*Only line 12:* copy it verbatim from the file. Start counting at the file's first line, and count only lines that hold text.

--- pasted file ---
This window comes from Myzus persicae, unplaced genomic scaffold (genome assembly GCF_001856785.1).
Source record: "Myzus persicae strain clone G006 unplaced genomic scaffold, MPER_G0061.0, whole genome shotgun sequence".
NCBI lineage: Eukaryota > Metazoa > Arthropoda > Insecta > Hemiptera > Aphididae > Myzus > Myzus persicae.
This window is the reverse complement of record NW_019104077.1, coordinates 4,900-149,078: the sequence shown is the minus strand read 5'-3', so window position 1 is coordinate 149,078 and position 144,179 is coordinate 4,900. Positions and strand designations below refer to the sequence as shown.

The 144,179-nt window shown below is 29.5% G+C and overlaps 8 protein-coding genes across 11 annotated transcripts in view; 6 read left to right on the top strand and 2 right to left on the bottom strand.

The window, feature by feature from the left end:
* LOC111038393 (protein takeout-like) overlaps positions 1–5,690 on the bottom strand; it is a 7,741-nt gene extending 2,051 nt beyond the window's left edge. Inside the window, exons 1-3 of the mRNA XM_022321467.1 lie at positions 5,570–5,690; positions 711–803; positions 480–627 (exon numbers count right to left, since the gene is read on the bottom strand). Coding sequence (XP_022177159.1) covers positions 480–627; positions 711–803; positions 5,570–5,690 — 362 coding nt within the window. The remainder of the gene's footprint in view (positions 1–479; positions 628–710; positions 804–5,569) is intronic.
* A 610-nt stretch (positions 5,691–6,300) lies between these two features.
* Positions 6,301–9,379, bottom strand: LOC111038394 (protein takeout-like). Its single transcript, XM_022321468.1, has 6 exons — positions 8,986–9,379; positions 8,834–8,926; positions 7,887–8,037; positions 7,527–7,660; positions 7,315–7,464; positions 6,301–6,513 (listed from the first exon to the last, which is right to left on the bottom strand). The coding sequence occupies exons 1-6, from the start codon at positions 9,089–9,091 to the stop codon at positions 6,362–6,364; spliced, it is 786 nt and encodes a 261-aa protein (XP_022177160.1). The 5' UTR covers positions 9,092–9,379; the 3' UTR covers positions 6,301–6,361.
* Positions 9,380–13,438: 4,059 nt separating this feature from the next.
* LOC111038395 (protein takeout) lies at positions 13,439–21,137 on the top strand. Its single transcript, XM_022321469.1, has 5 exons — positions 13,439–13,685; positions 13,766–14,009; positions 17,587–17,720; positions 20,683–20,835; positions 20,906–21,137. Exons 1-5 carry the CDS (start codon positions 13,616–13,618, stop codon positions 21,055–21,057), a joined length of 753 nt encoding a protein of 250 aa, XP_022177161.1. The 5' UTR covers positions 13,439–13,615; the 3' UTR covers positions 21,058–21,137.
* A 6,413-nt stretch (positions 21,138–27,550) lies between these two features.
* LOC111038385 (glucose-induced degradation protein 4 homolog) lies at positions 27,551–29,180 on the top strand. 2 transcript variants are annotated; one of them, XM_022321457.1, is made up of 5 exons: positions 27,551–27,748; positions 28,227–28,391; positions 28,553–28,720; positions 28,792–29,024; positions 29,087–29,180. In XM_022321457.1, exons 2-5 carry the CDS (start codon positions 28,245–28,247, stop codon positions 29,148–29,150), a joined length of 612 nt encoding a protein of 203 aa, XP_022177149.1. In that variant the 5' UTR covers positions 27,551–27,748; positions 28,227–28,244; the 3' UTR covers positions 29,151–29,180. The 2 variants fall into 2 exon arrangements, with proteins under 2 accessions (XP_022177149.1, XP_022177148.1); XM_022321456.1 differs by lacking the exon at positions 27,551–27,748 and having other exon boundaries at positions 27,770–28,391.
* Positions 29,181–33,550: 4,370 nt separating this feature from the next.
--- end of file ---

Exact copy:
* A 6,413-nt stretch (positions 21,138–27,550) lies between these two features.